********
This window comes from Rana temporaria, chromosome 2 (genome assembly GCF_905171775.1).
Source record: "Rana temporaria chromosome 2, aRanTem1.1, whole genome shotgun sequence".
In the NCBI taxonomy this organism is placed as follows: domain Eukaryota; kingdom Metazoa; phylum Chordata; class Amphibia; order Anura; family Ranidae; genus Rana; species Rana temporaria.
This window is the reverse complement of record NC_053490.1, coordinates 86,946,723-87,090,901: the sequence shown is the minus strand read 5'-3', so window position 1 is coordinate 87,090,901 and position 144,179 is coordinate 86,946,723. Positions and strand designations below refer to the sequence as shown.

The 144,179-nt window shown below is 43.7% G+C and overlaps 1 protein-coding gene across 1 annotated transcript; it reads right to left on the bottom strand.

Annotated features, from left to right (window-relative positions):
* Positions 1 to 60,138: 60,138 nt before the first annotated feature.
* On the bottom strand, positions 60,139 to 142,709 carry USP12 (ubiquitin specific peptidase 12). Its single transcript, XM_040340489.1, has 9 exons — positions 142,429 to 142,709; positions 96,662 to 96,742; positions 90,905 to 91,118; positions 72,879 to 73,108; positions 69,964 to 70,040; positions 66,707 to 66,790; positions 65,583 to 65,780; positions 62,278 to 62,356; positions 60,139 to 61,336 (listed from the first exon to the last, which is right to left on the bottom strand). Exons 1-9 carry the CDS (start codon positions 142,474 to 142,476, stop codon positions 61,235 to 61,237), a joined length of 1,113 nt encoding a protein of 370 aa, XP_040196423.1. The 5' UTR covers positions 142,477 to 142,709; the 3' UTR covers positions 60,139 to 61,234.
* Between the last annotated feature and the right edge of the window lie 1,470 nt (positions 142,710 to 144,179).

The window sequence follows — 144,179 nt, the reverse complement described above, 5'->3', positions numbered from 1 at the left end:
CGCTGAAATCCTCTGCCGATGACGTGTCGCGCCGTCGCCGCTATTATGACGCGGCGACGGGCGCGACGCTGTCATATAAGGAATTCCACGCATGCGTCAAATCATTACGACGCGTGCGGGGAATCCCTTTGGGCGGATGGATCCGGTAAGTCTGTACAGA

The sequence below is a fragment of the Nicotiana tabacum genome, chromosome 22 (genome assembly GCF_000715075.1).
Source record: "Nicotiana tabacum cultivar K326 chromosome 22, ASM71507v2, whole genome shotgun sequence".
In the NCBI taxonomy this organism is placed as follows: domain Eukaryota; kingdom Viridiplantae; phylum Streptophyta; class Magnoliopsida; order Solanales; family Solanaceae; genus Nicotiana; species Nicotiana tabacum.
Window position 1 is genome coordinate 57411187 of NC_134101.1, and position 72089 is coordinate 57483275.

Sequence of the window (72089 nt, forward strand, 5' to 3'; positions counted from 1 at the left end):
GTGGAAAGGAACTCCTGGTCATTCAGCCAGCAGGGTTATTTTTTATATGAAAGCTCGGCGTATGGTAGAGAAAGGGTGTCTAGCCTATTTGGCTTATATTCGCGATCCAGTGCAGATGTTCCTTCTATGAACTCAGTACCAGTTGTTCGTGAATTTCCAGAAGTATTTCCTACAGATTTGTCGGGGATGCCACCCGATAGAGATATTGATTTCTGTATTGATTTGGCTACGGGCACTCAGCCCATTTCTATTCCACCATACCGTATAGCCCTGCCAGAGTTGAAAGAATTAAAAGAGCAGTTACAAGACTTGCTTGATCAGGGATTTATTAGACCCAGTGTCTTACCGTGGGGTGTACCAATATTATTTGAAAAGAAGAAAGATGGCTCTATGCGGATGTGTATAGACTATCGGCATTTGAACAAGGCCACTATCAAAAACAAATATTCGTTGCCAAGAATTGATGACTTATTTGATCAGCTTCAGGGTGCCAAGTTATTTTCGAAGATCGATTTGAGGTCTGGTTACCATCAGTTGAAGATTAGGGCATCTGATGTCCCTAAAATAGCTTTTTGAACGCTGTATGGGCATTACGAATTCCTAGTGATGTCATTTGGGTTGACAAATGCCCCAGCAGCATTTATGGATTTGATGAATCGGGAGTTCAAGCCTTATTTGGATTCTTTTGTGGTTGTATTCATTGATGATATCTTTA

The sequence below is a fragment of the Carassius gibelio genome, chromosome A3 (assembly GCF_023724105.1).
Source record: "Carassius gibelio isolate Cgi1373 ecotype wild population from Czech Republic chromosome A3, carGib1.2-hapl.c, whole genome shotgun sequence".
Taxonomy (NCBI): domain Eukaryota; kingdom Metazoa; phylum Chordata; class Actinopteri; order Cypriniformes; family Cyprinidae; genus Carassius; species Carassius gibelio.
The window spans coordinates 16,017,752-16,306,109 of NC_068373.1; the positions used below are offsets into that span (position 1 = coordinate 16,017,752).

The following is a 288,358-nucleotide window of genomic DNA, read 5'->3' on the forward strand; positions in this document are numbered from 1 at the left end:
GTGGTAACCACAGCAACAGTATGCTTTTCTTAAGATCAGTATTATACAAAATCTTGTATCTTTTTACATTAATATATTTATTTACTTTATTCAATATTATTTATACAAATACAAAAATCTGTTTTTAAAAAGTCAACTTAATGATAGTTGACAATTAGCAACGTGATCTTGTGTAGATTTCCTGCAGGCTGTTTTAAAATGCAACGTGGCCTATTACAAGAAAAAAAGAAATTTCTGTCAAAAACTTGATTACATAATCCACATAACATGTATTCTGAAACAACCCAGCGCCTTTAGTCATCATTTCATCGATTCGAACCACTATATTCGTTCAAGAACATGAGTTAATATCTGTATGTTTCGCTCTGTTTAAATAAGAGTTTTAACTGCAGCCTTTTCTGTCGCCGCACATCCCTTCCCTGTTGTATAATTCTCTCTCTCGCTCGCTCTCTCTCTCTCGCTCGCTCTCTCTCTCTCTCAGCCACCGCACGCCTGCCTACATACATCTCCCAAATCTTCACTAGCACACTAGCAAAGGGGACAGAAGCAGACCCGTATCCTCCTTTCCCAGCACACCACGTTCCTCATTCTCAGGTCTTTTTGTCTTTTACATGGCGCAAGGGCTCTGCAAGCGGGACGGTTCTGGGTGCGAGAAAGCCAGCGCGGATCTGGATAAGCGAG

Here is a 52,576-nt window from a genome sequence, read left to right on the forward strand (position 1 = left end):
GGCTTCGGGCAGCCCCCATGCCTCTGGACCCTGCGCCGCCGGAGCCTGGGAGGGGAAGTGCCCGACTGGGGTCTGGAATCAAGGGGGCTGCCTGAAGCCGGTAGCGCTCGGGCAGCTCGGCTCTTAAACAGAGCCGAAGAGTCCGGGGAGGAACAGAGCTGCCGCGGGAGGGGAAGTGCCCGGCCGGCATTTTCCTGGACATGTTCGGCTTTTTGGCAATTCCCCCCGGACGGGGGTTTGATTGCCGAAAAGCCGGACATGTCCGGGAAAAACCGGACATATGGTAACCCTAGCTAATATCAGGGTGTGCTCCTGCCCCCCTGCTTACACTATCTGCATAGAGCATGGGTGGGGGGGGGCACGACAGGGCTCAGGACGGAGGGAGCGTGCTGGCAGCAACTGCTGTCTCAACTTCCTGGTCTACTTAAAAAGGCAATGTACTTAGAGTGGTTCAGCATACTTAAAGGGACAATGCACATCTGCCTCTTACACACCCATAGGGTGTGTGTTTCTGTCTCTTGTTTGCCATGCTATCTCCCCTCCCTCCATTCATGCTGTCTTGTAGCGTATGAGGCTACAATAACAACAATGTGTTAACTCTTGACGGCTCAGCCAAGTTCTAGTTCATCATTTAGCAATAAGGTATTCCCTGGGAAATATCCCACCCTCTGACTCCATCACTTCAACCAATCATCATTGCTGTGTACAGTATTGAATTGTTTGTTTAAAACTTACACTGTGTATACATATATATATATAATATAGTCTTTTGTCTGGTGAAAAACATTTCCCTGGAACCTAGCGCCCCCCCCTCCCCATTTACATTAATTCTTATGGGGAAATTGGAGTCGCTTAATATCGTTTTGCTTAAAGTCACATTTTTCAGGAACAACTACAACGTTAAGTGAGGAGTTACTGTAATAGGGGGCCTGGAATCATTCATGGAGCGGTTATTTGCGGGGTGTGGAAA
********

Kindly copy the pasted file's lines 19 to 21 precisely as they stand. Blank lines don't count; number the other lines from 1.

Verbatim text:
Source record: "Carassius gibelio isolate Cgi1373 ecotype wild population from Czech Republic chromosome A3, carGib1.2-hapl.c, whole genome shotgun sequence".
Taxonomy (NCBI): domain Eukaryota; kingdom Metazoa; phylum Chordata; class Actinopteri; order Cypriniformes; family Cyprinidae; genus Carassius; species Carassius gibelio.
The window spans coordinates 16,017,752-16,306,109 of NC_068373.1; the positions used below are offsets into that span (position 1 = coordinate 16,017,752).